By Erin Kennedy

Chicago (CBS) — Recent stories including the romaine lettuce recall and finding the chemical Roundup in some popular foods have a lot of us rethinking food safety.

Erin Kennedy recently spoke with a health and wellness educator on eating clean and how doing that can save you money.

Annemarie Sampson prepares dinner, using veggies purchased from a nearby organic farm in Libertyville.

“It is probably worth it to source organic,” Sampson said.

Her belief parallels a recent study in JAMA Internal Medicine finding people who frequently eat organic foods have a lower risk of developing cancer.

Non-Hodgkin lymphoma alone drops 73 percent.

Researchers say a possible explanation is less exposure to pesticides in your diet.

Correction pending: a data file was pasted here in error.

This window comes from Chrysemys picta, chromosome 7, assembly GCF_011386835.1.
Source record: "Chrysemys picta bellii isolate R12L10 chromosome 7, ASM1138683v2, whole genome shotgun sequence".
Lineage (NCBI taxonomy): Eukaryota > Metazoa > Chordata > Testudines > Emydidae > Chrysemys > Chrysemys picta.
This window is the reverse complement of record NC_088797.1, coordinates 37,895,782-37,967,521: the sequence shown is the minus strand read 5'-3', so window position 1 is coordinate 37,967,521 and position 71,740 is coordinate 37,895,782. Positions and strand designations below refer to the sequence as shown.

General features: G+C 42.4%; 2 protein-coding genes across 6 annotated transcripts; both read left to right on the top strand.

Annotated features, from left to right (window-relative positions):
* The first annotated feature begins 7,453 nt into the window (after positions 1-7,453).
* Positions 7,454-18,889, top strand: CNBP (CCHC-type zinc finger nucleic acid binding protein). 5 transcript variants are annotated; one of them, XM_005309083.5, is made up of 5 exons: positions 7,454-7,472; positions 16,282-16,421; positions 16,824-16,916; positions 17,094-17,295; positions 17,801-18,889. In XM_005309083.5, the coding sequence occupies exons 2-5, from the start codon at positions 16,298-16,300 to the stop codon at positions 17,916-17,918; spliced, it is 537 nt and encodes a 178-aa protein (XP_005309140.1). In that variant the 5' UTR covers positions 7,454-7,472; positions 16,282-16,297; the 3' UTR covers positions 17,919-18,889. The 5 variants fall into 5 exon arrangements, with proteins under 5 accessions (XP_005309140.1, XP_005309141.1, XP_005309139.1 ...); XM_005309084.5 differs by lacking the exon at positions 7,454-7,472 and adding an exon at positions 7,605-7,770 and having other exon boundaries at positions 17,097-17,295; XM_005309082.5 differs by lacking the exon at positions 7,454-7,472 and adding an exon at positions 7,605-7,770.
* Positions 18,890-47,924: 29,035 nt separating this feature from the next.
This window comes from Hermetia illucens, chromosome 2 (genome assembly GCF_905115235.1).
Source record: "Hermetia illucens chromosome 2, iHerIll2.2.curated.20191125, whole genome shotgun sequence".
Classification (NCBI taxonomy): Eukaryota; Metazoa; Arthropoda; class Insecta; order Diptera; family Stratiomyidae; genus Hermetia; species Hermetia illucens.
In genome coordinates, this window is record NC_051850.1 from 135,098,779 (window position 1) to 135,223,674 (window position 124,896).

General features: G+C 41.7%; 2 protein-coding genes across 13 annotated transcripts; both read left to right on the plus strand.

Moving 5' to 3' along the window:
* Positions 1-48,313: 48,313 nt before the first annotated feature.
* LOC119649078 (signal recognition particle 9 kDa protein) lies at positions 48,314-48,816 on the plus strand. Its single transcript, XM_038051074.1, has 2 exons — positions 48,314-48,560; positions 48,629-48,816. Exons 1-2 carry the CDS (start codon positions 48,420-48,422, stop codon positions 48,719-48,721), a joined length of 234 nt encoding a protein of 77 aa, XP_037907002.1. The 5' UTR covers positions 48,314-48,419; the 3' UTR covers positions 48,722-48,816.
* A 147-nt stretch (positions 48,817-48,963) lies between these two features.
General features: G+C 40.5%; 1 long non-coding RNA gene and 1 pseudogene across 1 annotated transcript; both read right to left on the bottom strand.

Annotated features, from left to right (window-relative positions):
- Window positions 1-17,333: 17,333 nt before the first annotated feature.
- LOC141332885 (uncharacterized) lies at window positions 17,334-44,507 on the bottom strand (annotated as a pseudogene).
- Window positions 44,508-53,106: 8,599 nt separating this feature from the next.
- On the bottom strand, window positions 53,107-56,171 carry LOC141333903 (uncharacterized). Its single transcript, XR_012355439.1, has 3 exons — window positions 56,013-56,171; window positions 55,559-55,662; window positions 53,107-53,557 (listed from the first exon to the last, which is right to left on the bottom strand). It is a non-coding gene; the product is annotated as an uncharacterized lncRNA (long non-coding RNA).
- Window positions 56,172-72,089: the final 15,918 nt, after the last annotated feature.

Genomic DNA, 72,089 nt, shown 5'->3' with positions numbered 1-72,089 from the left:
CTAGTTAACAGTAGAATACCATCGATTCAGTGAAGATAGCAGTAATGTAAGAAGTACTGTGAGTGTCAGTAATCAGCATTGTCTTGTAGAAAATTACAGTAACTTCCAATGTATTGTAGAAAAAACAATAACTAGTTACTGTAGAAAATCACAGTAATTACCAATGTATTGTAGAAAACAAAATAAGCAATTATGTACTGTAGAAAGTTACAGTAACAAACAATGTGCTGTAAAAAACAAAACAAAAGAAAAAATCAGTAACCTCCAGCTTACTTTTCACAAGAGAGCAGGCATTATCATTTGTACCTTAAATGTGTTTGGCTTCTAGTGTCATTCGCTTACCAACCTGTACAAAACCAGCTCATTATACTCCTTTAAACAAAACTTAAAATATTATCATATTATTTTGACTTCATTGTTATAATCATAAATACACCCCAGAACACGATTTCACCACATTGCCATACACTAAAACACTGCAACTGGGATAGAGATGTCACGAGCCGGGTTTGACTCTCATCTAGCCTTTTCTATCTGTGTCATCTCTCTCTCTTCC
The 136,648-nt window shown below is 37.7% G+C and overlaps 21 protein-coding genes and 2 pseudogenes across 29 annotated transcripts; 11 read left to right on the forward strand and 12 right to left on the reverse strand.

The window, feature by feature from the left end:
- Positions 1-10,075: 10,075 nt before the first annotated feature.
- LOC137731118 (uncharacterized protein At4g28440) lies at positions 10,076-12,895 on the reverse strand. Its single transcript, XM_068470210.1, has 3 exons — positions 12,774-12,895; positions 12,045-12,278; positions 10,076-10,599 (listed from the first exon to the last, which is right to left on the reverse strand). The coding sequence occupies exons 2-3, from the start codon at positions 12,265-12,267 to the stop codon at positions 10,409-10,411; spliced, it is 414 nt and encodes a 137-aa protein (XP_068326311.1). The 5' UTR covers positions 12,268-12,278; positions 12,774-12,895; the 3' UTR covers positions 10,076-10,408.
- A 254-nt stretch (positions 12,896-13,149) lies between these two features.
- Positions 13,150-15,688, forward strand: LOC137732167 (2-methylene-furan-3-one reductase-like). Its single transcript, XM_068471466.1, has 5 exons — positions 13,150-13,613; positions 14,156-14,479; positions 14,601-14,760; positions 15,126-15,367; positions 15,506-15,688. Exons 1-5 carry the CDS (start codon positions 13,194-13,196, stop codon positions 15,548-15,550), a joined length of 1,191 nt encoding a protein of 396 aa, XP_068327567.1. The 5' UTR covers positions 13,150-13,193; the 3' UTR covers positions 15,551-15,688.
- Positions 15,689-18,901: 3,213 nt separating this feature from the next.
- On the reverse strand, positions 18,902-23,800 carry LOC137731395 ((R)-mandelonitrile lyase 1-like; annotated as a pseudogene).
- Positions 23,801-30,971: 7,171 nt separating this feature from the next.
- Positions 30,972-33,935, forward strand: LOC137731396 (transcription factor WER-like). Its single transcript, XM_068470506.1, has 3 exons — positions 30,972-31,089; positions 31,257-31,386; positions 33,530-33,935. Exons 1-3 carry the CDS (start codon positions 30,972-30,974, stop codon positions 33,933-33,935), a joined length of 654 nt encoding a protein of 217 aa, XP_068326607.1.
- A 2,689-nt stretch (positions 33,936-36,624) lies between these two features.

“The amount of preservatives that are going into products today is significantly higher than it was before because products have to stay shelf stable,” she said. “They can legally have a 7-year shelf life.”

Sampson shared other insights into clean eating.

“The further something gets from the source, the less nutrient value it has for you,” she said.

Most of the food in Sampson’s refrigerator is sourced from local farmers, her co-op, or things that were growing. Costco also has a “pretty large” amount of organic foods, according to Sampson.

The fewer ingredients on the label, the better. “Eat as close to the source as possible,” she recommends.

For other fruits often scarce during the winter, Sampson co-ops oranges and grapefruits from Florida or buys frozen fruits instead. “When you buy an apple in a store, it is months old,” she said.

As for cooking, Sampson’s suggestion is cast iron pots to avoid toxins.”You oil them, you season them, you never have to wash them.

Also try making your own food. It is cheaper to buy raw ingredients with less packaging costs.

“It is way more affordable to buy a canister of oatmeal than it is to buy those individual packets,” said Sampson.